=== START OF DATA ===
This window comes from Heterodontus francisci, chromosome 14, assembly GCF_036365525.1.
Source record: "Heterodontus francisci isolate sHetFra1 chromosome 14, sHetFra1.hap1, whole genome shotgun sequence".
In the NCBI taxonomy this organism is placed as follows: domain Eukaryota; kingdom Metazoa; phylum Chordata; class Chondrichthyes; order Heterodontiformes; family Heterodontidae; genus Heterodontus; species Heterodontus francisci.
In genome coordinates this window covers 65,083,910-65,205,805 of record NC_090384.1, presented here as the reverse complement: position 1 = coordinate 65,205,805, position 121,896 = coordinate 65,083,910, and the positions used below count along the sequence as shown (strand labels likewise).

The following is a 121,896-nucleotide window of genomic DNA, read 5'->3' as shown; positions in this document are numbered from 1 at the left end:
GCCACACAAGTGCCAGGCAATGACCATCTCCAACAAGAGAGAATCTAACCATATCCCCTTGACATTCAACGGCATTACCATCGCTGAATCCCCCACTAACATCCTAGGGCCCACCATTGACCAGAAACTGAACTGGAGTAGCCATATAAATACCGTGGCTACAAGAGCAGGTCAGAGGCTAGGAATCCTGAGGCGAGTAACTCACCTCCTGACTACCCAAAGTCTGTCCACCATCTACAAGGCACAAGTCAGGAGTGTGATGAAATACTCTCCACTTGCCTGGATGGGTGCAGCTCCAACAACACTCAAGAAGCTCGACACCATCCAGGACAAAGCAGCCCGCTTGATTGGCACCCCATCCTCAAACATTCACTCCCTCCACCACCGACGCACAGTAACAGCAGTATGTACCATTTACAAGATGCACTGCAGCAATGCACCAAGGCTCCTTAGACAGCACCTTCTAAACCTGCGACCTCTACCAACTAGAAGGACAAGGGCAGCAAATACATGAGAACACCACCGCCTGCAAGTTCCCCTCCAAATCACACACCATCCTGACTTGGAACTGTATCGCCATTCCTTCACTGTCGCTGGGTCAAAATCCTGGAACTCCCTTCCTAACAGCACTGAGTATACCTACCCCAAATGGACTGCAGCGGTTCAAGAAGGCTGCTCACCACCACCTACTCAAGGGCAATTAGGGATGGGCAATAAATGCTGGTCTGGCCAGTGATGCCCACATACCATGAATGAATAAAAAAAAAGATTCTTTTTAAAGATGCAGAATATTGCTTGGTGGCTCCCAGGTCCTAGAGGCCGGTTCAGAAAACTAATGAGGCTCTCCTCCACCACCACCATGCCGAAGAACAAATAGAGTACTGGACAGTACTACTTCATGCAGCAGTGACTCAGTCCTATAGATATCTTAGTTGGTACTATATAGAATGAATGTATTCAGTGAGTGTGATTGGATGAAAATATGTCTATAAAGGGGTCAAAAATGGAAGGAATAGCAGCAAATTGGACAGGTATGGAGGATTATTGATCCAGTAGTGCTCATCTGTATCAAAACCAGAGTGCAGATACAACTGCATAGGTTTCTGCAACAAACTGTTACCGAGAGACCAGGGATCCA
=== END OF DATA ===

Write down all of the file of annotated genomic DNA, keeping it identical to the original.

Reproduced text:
This window comes from Heterodontus francisci, chromosome 14, assembly GCF_036365525.1.
Source record: "Heterodontus francisci isolate sHetFra1 chromosome 14, sHetFra1.hap1, whole genome shotgun sequence".
In the NCBI taxonomy this organism is placed as follows: domain Eukaryota; kingdom Metazoa; phylum Chordata; class Chondrichthyes; order Heterodontiformes; family Heterodontidae; genus Heterodontus; species Heterodontus francisci.
In genome coordinates this window covers 65,083,910-65,205,805 of record NC_090384.1, presented here as the reverse complement: position 1 = coordinate 65,205,805, position 121,896 = coordinate 65,083,910, and the positions used below count along the sequence as shown (strand labels likewise).

The following is a 121,896-nucleotide window of genomic DNA, read 5'->3' as shown; positions in this document are numbered from 1 at the left end:
GCCACACAAGTGCCAGGCAATGACCATCTCCAACAAGAGAGAATCTAACCATATCCCCTTGACATTCAACGGCATTACCATCGCTGAATCCCCCACTAACATCCTAGGGCCCACCATTGACCAGAAACTGAACTGGAGTAGCCATATAAATACCGTGGCTACAAGAGCAGGTCAGAGGCTAGGAATCCTGAGGCGAGTAACTCACCTCCTGACTACCCAAAGTCTGTCCACCATCTACAAGGCACAAGTCAGGAGTGTGATGAAATACTCTCCACTTGCCTGGATGGGTGCAGCTCCAACAACACTCAAGAAGCTCGACACCATCCAGGACAAAGCAGCCCGCTTGATTGGCACCCCATCCTCAAACATTCACTCCCTCCACCACCGACGCACAGTAACAGCAGTATGTACCATTTACAAGATGCACTGCAGCAATGCACCAAGGCTCCTTAGACAGCACCTTCTAAACCTGCGACCTCTACCAACTAGAAGGACAAGGGCAGCAAATACATGAGAACACCACCGCCTGCAAGTTCCCCTCCAAATCACACACCATCCTGACTTGGAACTGTATCGCCATTCCTTCACTGTCGCTGGGTCAAAATCCTGGAACTCCCTTCCTAACAGCACTGAGTATACCTACCCCAAATGGACTGCAGCGGTTCAAGAAGGCTGCTCACCACCACCTACTCAAGGGCAATTAGGGATGGGCAATAAATGCTGGTCTGGCCAGTGATGCCCACATACCATGAATGAATAAAAAAAAAGATTCTTTTTAAAGATGCAGAATATTGCTTGGTGGCTCCCAGGTCCTAGAGGCCGGTTCAGAAAACTAATGAGGCTCTCCTCCACCACCACCATGCCGAAGAACAAATAGAGTACTGGACAGTACTACTTCATGCAGCAGTGACTCAGTCCTATAGATATCTTAGTTGGTACTATATAGAATGAATGTATTCAGTGAGTGTGATTGGATGAAAATATGTCTATAAAGGGGTCAAAAATGGAAGGAATAGCAGCAAATTGGACAGGTATGGAGGATTATTGATCCAGTAGTGCTCATCTGTATCAAAACCAGAGTGCAGATACAACTGCATAGGTTTCTGCAACAAACTGTTACCGAGAGACCAGGGATCCA